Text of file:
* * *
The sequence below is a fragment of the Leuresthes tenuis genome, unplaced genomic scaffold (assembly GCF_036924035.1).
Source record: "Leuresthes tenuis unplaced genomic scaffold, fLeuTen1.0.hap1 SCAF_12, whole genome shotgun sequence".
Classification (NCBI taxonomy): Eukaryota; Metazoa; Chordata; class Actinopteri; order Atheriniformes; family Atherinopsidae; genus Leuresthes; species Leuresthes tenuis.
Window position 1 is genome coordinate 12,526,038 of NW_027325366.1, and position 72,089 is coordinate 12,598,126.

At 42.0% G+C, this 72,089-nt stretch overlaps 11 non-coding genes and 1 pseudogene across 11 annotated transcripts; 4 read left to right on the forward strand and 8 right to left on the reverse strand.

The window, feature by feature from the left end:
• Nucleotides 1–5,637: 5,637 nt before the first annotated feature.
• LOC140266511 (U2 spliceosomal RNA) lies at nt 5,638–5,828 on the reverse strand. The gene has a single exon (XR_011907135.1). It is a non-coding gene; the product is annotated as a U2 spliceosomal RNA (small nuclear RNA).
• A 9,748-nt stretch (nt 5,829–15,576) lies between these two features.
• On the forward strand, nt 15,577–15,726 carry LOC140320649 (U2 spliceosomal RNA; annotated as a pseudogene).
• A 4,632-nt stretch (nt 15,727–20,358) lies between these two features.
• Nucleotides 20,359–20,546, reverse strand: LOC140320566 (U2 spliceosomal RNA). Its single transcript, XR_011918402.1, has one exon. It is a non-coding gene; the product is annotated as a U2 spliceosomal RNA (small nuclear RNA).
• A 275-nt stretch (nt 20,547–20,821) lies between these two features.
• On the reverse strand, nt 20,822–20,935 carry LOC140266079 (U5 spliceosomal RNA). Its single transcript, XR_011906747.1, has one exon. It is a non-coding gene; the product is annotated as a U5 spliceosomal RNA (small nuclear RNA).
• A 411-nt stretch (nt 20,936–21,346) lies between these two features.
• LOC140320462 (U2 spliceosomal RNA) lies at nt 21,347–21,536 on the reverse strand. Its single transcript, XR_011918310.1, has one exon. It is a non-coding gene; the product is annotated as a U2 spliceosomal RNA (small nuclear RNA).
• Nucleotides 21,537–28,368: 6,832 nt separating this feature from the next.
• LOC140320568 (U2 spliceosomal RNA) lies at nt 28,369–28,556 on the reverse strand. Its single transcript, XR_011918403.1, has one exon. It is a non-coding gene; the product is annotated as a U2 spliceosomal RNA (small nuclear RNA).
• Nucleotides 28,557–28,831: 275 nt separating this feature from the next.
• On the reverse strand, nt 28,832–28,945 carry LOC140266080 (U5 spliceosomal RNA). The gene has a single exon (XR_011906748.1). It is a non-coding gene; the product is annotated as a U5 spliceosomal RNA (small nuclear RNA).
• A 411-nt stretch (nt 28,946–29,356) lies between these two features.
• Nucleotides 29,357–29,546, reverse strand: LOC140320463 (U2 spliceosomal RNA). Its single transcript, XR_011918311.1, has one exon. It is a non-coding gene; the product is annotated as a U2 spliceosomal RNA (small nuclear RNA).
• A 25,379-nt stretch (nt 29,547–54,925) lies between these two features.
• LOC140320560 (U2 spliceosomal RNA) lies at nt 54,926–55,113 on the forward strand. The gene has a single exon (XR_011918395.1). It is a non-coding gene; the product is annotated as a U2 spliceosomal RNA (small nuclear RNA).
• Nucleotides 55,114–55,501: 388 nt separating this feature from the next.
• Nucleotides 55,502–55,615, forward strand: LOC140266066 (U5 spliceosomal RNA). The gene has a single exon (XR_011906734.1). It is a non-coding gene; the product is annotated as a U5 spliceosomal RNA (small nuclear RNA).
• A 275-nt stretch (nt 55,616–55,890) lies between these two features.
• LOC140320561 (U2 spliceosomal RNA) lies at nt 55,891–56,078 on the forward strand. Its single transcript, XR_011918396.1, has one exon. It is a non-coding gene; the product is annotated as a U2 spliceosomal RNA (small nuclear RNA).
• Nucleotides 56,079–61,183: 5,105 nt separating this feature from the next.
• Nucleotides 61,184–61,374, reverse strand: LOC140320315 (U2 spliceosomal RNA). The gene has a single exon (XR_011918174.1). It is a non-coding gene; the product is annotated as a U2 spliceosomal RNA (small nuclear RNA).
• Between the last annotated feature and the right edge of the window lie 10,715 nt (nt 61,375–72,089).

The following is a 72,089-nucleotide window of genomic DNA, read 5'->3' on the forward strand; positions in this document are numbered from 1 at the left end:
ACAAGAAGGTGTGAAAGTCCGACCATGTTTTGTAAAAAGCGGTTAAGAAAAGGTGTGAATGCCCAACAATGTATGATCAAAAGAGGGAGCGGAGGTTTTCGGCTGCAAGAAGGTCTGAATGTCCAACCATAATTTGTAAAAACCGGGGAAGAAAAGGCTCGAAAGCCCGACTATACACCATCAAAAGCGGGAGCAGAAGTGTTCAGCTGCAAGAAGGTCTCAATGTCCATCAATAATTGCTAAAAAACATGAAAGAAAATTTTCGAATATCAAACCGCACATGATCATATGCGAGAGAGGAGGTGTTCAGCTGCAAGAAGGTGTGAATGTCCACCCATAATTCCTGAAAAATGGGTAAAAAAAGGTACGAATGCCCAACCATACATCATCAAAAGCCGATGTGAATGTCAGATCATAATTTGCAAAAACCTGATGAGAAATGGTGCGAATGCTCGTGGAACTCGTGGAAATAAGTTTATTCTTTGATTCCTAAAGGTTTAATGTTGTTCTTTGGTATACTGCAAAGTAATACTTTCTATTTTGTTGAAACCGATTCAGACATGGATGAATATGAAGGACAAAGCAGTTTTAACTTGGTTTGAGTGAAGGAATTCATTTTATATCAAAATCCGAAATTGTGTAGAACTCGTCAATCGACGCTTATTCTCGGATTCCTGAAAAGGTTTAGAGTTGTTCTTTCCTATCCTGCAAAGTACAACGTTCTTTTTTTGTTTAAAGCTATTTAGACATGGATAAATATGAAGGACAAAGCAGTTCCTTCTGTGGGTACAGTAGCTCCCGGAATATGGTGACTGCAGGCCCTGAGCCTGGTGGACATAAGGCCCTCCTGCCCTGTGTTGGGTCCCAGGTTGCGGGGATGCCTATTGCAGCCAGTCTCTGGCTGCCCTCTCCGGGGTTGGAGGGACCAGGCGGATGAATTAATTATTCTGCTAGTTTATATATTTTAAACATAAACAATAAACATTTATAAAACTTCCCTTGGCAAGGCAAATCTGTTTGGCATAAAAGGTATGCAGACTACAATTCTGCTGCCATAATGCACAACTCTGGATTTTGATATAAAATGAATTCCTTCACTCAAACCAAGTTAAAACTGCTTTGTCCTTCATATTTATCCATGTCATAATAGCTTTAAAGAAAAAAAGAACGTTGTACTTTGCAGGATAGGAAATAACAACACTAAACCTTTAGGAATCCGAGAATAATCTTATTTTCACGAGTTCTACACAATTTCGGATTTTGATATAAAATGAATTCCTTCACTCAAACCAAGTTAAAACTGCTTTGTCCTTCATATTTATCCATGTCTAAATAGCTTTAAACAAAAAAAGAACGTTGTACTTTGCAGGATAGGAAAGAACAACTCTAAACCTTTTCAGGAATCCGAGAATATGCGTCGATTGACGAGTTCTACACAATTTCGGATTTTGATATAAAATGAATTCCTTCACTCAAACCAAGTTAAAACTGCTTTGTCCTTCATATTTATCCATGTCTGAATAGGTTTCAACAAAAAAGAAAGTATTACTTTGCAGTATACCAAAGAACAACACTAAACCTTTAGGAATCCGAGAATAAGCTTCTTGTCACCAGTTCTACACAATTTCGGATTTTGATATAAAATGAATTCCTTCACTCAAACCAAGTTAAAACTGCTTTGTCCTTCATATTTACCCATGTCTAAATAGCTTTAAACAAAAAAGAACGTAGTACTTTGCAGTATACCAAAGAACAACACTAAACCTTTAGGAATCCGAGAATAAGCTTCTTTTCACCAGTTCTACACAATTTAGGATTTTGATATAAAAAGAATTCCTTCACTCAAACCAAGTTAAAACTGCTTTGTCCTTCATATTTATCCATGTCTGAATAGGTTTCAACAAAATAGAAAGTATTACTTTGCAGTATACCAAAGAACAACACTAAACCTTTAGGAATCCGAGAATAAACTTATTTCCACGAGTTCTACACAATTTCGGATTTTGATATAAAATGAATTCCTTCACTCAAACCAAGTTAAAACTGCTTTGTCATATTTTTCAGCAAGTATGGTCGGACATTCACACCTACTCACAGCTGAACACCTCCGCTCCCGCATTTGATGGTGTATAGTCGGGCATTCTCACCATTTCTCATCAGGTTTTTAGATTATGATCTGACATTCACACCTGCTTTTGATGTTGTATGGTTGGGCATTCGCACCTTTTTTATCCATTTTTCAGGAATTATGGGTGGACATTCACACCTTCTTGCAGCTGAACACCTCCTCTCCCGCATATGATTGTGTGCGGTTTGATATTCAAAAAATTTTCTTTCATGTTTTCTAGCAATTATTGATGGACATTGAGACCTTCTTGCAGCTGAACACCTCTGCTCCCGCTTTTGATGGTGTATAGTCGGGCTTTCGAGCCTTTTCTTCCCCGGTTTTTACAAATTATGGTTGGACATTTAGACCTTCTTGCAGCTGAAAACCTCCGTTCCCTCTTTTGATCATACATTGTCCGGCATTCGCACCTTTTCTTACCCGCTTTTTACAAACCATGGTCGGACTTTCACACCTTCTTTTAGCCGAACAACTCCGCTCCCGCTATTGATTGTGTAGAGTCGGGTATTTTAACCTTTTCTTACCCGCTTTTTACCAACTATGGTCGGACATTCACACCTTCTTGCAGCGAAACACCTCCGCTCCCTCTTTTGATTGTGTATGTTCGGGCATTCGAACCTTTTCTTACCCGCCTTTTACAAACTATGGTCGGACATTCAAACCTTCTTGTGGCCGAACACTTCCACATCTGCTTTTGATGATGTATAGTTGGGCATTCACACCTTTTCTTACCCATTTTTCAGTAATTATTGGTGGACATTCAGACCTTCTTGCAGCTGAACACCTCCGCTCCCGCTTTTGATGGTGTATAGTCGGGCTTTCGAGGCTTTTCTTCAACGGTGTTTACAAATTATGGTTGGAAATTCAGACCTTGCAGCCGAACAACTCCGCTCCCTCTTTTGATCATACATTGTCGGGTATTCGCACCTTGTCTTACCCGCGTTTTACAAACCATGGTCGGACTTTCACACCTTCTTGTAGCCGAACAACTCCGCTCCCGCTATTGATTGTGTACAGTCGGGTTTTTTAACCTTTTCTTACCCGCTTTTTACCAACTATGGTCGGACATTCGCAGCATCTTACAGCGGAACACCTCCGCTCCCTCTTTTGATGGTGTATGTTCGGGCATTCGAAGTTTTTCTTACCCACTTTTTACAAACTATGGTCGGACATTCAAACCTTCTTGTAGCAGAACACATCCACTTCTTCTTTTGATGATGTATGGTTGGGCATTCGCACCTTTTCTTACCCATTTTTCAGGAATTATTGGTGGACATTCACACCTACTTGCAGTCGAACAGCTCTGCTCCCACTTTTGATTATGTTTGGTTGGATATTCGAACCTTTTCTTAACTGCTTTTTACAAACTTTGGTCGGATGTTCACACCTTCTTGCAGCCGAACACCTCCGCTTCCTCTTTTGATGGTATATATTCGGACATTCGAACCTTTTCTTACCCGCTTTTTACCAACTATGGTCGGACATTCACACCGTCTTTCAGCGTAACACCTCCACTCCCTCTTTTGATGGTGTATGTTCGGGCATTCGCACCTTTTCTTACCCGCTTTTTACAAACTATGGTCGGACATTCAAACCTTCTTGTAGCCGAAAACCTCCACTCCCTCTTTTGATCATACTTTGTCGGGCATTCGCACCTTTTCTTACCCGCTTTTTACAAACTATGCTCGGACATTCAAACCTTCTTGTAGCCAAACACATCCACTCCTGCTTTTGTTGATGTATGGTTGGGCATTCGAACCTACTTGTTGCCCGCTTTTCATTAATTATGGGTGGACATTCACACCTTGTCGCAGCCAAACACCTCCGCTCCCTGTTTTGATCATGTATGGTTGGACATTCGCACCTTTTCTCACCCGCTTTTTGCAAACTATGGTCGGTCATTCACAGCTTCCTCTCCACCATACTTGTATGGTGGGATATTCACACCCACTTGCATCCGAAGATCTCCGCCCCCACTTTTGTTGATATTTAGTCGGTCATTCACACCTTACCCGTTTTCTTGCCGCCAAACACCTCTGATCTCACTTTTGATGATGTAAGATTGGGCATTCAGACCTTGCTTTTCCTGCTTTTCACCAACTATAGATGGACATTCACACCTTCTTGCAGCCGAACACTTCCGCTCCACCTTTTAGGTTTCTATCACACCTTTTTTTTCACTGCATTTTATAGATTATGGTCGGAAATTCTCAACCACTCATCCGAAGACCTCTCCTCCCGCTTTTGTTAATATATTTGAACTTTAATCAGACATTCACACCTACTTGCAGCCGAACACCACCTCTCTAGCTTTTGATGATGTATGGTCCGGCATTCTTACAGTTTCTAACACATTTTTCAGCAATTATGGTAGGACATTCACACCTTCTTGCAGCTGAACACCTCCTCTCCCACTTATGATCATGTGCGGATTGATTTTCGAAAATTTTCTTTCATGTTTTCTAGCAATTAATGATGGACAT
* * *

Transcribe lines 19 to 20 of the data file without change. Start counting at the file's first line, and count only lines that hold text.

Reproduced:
• Nucleotides 28,557–28,831: 275 nt separating this feature from the next.
• On the reverse strand, nt 28,832–28,945 carry LOC140266080 (U5 spliceosomal RNA). The gene has a single exon (XR_011906748.1). It is a non-coding gene; the product is annotated as a U5 spliceosomal RNA (small nuclear RNA).